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Four useful apps for cutting food waste

We review 4 innovative mobile apps using differing approaches to address the food waste issue.

Every year in the UK we produce around 10 million tonnes of avoidable food waste, that’s a mountain of waste roughly double the weight of the great pyramid.

Household waste accounts for the majority — 7.1 million tonnes — while an additional 1 million tonnes of waste are created by the hospitality sector.

Meanwhile, 8.4 million people in the UK struggle to afford to eat despite the endless expansion of global food production and agriculture that is rapidly killing our environment. It’s a situation that many say is morally unjust as well as unsustainable.

Recent research conducted by Sainsbury's found that £1.17bn worth of fruit, veg and bread is wasted every year by British households, throwing away an average of nearly three items a week, or 75.6m items a year as a nation. Globally, food waste accounts for 8-10% of greenhouse gas emissions.

Can these 4 apps help to tackle these problems?



Billed as ‘The food sharing revolution’, OLIO is a UK based start-up built around an app and website that connects individual users with surplus food to others in their local community that can use it. Food items can be anything from home made leftovers to wholesale amounts of pre-packaged ingredients, OLIO’s guidelines state only that it must be ‘food that you would be willing to eat yourself’, and before its “Use By” date.

It has been compared to the popular FreeCycle network in the way that it functions, and indeed it also includes a category for the giving and receiving of non-food items. Users can create an account for free and login either to post a new offer or to browse those posted by others. When you see an item you want, simply tap the ‘Request’ icon to send a message to the poster. If they accept, a collection can be arranged at a convenient time.

Range of items

The range of items on offer will depend a lot on your location, but typical listings include loaves of bread, home-made leftover cakes and packets of rice or pasta. The app also states the distance of each item from your location, which can sometimes be a little excessive for low value items.  Of course, those in urban areas are at an advantage here, but the more users who sign up and use OLIO, the more effective and useful it will become.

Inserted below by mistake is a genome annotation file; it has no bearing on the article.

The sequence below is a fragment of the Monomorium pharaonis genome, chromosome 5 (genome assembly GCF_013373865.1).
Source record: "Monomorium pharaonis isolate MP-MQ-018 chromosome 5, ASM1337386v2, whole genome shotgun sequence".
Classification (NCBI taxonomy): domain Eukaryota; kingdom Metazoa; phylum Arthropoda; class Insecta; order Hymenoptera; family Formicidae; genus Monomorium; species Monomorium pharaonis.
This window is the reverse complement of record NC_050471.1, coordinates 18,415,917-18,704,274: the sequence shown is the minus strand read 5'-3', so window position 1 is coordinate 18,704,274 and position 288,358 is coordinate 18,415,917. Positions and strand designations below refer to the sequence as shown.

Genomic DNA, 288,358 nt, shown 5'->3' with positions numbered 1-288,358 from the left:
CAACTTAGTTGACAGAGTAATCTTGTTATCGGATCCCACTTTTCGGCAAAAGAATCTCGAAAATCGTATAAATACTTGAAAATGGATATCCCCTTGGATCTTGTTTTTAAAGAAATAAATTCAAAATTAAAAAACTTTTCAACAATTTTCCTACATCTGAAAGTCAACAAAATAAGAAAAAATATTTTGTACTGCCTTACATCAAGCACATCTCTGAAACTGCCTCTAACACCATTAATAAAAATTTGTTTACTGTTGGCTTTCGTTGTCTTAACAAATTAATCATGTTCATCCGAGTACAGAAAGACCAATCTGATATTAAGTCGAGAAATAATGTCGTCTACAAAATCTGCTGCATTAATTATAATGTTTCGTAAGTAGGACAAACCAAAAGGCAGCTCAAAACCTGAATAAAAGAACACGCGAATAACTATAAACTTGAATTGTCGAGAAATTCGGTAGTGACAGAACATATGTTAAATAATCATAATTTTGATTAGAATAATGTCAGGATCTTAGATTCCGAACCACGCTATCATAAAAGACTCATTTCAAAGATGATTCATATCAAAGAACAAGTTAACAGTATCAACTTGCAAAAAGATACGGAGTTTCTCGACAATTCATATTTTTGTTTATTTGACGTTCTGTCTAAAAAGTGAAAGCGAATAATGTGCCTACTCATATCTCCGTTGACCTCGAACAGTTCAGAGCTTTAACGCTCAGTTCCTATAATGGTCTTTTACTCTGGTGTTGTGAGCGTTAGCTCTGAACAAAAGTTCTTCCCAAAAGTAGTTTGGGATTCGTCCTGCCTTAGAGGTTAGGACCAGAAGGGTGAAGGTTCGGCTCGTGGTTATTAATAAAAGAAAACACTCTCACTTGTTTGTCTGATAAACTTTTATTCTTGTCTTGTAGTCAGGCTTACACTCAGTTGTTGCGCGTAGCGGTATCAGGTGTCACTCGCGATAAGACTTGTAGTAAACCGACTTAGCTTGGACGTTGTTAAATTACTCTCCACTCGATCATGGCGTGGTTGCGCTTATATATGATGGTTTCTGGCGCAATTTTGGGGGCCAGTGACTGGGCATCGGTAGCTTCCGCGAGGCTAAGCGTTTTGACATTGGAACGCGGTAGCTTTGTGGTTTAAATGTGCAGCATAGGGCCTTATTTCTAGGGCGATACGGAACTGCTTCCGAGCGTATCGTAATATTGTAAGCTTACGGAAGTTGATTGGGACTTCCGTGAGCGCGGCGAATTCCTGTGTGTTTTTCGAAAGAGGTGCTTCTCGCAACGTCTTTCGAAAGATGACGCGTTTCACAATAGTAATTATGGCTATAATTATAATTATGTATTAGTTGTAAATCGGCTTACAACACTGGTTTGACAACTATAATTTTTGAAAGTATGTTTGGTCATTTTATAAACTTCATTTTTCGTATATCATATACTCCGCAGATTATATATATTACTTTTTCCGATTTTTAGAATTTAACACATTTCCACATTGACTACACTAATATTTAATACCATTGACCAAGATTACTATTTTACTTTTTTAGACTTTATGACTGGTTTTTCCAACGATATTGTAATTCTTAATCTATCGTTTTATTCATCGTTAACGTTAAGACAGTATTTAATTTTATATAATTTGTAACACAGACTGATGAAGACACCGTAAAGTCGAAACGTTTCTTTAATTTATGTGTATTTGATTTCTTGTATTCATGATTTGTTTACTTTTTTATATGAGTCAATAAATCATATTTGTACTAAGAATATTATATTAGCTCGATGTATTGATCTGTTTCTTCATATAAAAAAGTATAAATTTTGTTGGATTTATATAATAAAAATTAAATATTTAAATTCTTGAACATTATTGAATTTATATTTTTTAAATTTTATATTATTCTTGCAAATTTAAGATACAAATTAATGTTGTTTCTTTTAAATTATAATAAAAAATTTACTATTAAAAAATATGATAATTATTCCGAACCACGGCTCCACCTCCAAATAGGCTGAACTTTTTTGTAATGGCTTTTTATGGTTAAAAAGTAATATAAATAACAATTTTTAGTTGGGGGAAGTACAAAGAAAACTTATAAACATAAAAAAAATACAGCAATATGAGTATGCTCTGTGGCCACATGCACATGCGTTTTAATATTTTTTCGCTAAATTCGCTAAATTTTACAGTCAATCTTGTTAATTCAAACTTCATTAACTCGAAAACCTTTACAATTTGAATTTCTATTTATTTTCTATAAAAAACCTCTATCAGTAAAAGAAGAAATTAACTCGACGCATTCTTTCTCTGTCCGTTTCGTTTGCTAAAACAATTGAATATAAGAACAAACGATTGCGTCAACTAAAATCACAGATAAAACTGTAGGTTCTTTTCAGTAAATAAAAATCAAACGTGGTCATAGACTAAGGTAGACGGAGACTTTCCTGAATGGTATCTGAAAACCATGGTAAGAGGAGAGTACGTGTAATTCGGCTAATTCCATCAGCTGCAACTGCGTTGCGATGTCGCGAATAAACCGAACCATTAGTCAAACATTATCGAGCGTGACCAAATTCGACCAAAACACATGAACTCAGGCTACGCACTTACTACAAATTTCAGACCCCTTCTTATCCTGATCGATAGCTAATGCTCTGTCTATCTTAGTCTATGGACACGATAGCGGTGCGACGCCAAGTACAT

Some of the most common listings on the app are bulk offerings of packaged products from local businesses such as Pret A Manger. This is because OLIO recruits volunteer ‘food waste heroes’ who collect surplus items from partnered businesses and redistribute them through the app. Some 1,800 ‘food waste heroes’ are now active across the country and reports have highlighted how some people living in poverty in the UK are depending on OLIO’s service for regular meals.


Evidently, radical change is required in order to address issue of food poverty in the UK, and this will not be solved using simple apps. However, OLIO is showing how social platforms can help to reconnect people and promote values of sharing and mutual support within communities.


Anyone can register to use OLIO for free using the app for Android and iOS devices, or via a web browser. 

Food Cloud


FoodCloud is an Irish social enterprise that enables businesses with surplus food to connect with charities that can use it. Their mobile app allows businesses to upload listings of surplus food to be viewed and requested by local users—a similar format to OLIO and Too Good to Go.

Unlike those other platforms, recipients must be registered charities who are formally enrolled with the service having undergone food safety checks. A separate arm of the business called FoodCloud Hubs operates three dedicated warehouses in Ireland, where larger volumes of surplus food are collected for redistribution.

In the UK, a partnership has been launched with the food redistribution charity FareShare, combining FoodCloud’s tech platform with FareShare’s existing network of charities and donors.

Range of items

The food donated via the service must be packaged or fresh items—cooked or prepared meals are not accepted. This means that many of the businesses that donate via the app are in the retail rather than the catering sector, while FoodCloud Hubs works mainly with agricultural and manufacturing businesses.


Although the financial benefits for those who donate food to the service appear limited, the opportunity to contribute to communities and enhance their green credentials appears to be attracting plenty of businesses to the cause.  Approximately 2,500 companies across the food supply chain are now using FoodCloud to distribute their surplus, including some big brand manufacturers and supermarkets.

The contributions are gratefully received by around 7,500 charitable organisations including homeless hostels, crisis centres, care institutions and many more, which are then able reallocate a part of their food budget to other vital services.